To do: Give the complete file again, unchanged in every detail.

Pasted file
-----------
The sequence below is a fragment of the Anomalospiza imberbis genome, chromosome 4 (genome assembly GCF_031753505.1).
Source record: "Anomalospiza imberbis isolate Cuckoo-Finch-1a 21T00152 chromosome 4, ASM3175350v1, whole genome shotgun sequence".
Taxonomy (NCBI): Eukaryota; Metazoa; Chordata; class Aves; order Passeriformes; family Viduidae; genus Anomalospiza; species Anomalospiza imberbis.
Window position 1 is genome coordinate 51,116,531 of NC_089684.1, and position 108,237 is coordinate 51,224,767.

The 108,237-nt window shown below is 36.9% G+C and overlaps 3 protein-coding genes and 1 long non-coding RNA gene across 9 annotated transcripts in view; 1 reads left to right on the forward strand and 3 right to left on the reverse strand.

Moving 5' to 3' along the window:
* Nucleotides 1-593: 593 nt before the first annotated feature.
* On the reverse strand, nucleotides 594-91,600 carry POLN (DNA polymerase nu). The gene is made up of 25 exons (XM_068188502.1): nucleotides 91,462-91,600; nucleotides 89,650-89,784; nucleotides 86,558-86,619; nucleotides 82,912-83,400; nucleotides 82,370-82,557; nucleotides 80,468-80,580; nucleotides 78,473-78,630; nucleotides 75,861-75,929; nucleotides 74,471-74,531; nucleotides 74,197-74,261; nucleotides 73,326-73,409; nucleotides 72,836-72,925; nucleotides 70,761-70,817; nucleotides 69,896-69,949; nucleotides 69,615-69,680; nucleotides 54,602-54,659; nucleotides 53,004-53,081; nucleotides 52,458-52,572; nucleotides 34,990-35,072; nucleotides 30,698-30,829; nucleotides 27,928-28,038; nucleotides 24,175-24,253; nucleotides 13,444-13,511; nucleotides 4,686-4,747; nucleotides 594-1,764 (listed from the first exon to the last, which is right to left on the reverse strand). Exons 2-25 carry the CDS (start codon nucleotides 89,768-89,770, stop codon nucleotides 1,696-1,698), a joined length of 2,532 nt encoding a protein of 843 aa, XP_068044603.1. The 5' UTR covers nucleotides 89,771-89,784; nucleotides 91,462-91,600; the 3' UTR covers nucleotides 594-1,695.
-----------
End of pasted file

The sequence below is a fragment of the Anomalospiza imberbis genome, chromosome 4 (genome assembly GCF_031753505.1).
Source record: "Anomalospiza imberbis isolate Cuckoo-Finch-1a 21T00152 chromosome 4, ASM3175350v1, whole genome shotgun sequence".
Taxonomy (NCBI): Eukaryota; Metazoa; Chordata; class Aves; order Passeriformes; family Viduidae; genus Anomalospiza; species Anomalospiza imberbis.
Window position 1 is genome coordinate 51,116,531 of NC_089684.1, and position 108,237 is coordinate 51,224,767.

The 108,237-nt window shown below is 36.9% G+C and overlaps 3 protein-coding genes and 1 long non-coding RNA gene across 9 annotated transcripts in view; 1 reads left to right on the forward strand and 3 right to left on the reverse strand.

Moving 5' to 3' along the window:
* Nucleotides 1-593: 593 nt before the first annotated feature.
* On the reverse strand, nucleotides 594-91,600 carry POLN (DNA polymerase nu). The gene is made up of 25 exons (XM_068188502.1): nucleotides 91,462-91,600; nucleotides 89,650-89,784; nucleotides 86,558-86,619; nucleotides 82,912-83,400; nucleotides 82,370-82,557; nucleotides 80,468-80,580; nucleotides 78,473-78,630; nucleotides 75,861-75,929; nucleotides 74,471-74,531; nucleotides 74,197-74,261; nucleotides 73,326-73,409; nucleotides 72,836-72,925; nucleotides 70,761-70,817; nucleotides 69,896-69,949; nucleotides 69,615-69,680; nucleotides 54,602-54,659; nucleotides 53,004-53,081; nucleotides 52,458-52,572; nucleotides 34,990-35,072; nucleotides 30,698-30,829; nucleotides 27,928-28,038; nucleotides 24,175-24,253; nucleotides 13,444-13,511; nucleotides 4,686-4,747; nucleotides 594-1,764 (listed from the first exon to the last, which is right to left on the reverse strand). Exons 2-25 carry the CDS (start codon nucleotides 89,768-89,770, stop codon nucleotides 1,696-1,698), a joined length of 2,532 nt encoding a protein of 843 aa, XP_068044603.1. The 5' UTR covers nucleotides 89,771-89,784; nucleotides 91,462-91,600; the 3' UTR covers nucleotides 594-1,695.